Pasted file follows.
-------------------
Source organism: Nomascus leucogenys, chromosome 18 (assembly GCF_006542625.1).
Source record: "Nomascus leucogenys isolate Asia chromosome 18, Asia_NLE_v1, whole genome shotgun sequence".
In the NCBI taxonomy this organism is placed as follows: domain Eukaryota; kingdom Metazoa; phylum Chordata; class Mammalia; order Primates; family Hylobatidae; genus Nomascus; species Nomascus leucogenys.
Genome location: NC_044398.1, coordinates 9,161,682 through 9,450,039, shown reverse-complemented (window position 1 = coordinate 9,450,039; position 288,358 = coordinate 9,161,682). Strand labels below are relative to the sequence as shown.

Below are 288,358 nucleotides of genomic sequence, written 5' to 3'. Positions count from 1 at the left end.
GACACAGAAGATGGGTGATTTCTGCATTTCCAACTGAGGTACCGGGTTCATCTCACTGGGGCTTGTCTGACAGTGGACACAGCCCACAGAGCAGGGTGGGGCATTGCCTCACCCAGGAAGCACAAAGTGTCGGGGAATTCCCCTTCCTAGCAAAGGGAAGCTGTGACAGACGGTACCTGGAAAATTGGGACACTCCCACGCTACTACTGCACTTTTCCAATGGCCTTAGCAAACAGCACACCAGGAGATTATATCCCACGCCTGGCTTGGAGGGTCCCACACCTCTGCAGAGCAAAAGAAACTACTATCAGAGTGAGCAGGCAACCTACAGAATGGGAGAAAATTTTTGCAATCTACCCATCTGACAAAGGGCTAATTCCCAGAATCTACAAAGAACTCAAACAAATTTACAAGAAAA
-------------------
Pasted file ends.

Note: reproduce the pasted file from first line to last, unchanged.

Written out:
Source organism: Nomascus leucogenys, chromosome 18 (assembly GCF_006542625.1).
Source record: "Nomascus leucogenys isolate Asia chromosome 18, Asia_NLE_v1, whole genome shotgun sequence".
In the NCBI taxonomy this organism is placed as follows: domain Eukaryota; kingdom Metazoa; phylum Chordata; class Mammalia; order Primates; family Hylobatidae; genus Nomascus; species Nomascus leucogenys.
Genome location: NC_044398.1, coordinates 9,161,682 through 9,450,039, shown reverse-complemented (window position 1 = coordinate 9,450,039; position 288,358 = coordinate 9,161,682). Strand labels below are relative to the sequence as shown.

Below are 288,358 nucleotides of genomic sequence, written 5' to 3'. Positions count from 1 at the left end.
GACACAGAAGATGGGTGATTTCTGCATTTCCAACTGAGGTACCGGGTTCATCTCACTGGGGCTTGTCTGACAGTGGACACAGCCCACAGAGCAGGGTGGGGCATTGCCTCACCCAGGAAGCACAAAGTGTCGGGGAATTCCCCTTCCTAGCAAAGGGAAGCTGTGACAGACGGTACCTGGAAAATTGGGACACTCCCACGCTACTACTGCACTTTTCCAATGGCCTTAGCAAACAGCACACCAGGAGATTATATCCCACGCCTGGCTTGGAGGGTCCCACACCTCTGCAGAGCAAAAGAAACTACTATCAGAGTGAGCAGGCAACCTACAGAATGGGAGAAAATTTTTGCAATCTACCCATCTGACAAAGGGCTAATTCCCAGAATCTACAAAGAACTCAAACAAATTTACAAGAAAA